Jail guard suspended after confrontation

Video shows driver, wearing an "All Lives Matter" t-shirt, wielding a baseball bat to threaten anti-racism protesters

An Erie County Sheriff’s Office employee has been placed on administrative leave after being caught on camera menacing Black Lives Matter protesters with a baseball bat during a march Saturday evening in South Buffalo.

A video shared more than 300 times on Facebook shows a man wearing an “All Lives Matter” t-shirt climbing out of his pickup truck, then cursing and approaching protesters waving an aluminum bat. An estimated 100 to 150 protesters were marching near Mount Mercy Academy. 

Commenters on the post identified the man as a corrections officer with the Erie County Sheriff’s Office who was off-duty at the time. The Sheriff’s Office has not identified the officer, however.

I was in complete and utter awe when I found out he was in law enforcement,” Drew Gersek, one of the protesters, told Investigative Post. “It’s the kind of thing we are protesting against and it happened right in front of our faces.”

Gersek said the incident only lasted a few minutes. He said the group mobilized “creating a barrier” around the person who the Sheriff’s office worker was targeting. 

“No one was terrified or scared of this guy,” Gersek said. “With the pepper balls and rubber bullets, we’ve been through so much [while protesting] that it’s normalized at this point.”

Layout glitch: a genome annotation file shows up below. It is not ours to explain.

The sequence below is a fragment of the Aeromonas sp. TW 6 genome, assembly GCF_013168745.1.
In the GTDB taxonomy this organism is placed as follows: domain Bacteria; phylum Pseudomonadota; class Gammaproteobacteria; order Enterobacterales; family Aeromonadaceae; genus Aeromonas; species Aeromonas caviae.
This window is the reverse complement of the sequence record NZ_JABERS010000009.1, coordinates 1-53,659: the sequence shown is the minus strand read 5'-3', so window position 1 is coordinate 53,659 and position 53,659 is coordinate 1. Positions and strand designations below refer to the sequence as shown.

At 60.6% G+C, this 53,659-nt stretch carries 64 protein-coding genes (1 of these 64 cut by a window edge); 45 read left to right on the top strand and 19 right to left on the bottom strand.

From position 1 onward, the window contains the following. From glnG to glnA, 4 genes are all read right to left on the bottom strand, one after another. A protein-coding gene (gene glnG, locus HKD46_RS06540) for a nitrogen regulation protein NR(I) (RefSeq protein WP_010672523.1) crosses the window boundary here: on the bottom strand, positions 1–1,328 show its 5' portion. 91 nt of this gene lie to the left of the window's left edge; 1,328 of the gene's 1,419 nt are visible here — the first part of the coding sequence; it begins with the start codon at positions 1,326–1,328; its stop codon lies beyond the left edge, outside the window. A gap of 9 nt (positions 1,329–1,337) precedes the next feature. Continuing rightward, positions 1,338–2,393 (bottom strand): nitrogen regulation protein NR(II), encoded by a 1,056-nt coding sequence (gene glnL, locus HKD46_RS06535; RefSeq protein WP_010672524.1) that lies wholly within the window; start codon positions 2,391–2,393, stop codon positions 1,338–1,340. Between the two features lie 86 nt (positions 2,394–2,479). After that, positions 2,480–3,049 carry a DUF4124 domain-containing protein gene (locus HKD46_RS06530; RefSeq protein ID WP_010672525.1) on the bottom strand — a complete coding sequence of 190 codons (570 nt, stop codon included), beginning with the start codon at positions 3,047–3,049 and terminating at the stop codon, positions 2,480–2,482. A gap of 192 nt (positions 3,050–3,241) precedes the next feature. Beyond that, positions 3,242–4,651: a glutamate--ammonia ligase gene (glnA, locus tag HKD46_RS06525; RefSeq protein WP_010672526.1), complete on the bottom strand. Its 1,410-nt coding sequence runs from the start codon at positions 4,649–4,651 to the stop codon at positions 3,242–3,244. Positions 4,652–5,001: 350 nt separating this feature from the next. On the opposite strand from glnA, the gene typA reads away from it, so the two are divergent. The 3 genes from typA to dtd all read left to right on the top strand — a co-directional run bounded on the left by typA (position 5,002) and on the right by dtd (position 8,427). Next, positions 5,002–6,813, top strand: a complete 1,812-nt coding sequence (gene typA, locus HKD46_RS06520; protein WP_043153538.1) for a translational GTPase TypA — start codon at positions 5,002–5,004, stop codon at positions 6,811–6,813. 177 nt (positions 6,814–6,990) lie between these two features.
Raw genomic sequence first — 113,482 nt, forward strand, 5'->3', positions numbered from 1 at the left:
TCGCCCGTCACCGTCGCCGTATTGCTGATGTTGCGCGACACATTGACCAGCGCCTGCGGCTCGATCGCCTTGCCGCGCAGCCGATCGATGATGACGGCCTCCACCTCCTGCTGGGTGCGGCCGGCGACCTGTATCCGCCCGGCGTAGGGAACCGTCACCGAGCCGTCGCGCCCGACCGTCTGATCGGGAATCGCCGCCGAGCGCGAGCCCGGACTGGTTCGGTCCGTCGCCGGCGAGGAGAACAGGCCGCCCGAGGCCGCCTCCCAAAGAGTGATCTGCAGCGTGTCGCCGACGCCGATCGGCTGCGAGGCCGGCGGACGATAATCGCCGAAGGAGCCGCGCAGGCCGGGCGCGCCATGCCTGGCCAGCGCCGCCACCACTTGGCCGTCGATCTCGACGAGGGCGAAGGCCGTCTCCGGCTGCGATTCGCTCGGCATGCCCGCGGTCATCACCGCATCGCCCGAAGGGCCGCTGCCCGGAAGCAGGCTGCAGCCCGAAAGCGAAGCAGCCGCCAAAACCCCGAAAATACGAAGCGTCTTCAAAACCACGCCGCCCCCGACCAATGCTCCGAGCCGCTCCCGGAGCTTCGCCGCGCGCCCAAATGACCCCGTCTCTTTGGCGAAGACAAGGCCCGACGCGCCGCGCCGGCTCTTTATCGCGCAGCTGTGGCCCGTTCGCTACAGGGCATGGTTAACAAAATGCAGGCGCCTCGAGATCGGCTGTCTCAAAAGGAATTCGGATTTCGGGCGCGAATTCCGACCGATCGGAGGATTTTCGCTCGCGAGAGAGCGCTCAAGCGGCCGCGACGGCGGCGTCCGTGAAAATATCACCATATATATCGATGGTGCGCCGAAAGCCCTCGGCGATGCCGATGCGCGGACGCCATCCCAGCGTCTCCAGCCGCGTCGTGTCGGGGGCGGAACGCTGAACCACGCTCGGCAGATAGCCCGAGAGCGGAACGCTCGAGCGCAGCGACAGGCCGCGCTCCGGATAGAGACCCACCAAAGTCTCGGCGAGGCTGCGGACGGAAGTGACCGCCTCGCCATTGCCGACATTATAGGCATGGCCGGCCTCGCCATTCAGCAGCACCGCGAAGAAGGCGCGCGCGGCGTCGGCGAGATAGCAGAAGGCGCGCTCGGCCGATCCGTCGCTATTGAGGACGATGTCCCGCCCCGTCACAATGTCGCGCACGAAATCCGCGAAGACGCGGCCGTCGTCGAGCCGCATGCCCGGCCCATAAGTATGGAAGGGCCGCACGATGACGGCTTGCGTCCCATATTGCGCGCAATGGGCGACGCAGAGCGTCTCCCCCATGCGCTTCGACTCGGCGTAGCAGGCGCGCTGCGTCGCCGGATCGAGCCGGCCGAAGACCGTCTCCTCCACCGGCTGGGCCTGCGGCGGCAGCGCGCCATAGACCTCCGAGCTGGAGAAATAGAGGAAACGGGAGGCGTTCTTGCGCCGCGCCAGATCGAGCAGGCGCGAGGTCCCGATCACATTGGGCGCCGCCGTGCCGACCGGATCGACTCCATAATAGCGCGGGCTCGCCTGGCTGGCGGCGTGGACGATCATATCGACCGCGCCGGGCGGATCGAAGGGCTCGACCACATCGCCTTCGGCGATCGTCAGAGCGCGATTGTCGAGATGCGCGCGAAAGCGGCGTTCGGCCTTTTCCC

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In the video, the driver can be heard alleging protesters touched his truck. Protesters told Investigative Post he was yelling racial slurs at the group before getting out of his vehicle. 

Erie County jail superintendent Thomas Diina “has placed the employee on administrative leave pending the conclusion of the investigation,” according to a press release. It is unclear whether that leave is paid or unpaid. Further inquiries from Investigative Post have not been responded to.

According to a release from April Baskin, chairwoman of the Erie County Legislature, the Sheriff’s Office expects the investigation to conclude in a week. 

“It is unacceptable for an Erie County, let alone a member of county law enforcement, to aggressively approach a crowd of protestors with a baseball bat,” Baskin said in a statement. 

“If the employee felt threatened, there are far more responsible ways to deal with the situation. Law enforcement’s response to a crowd of protestors, peaceful or not, must always be responsible and measured.” 

This is not the first time a member of local law enforcement has been suspended of late following interactions with protesters or people challenging their conduct.

Two Buffalo police officers are facing felony assault charges after Martin Gugino was injured during a June 4 protest in front of City Hall. Lt. Michael DeLong was suspended for 30 days after he called a woman a vile name outside a West Side convenience store. Both episodes were captured on video.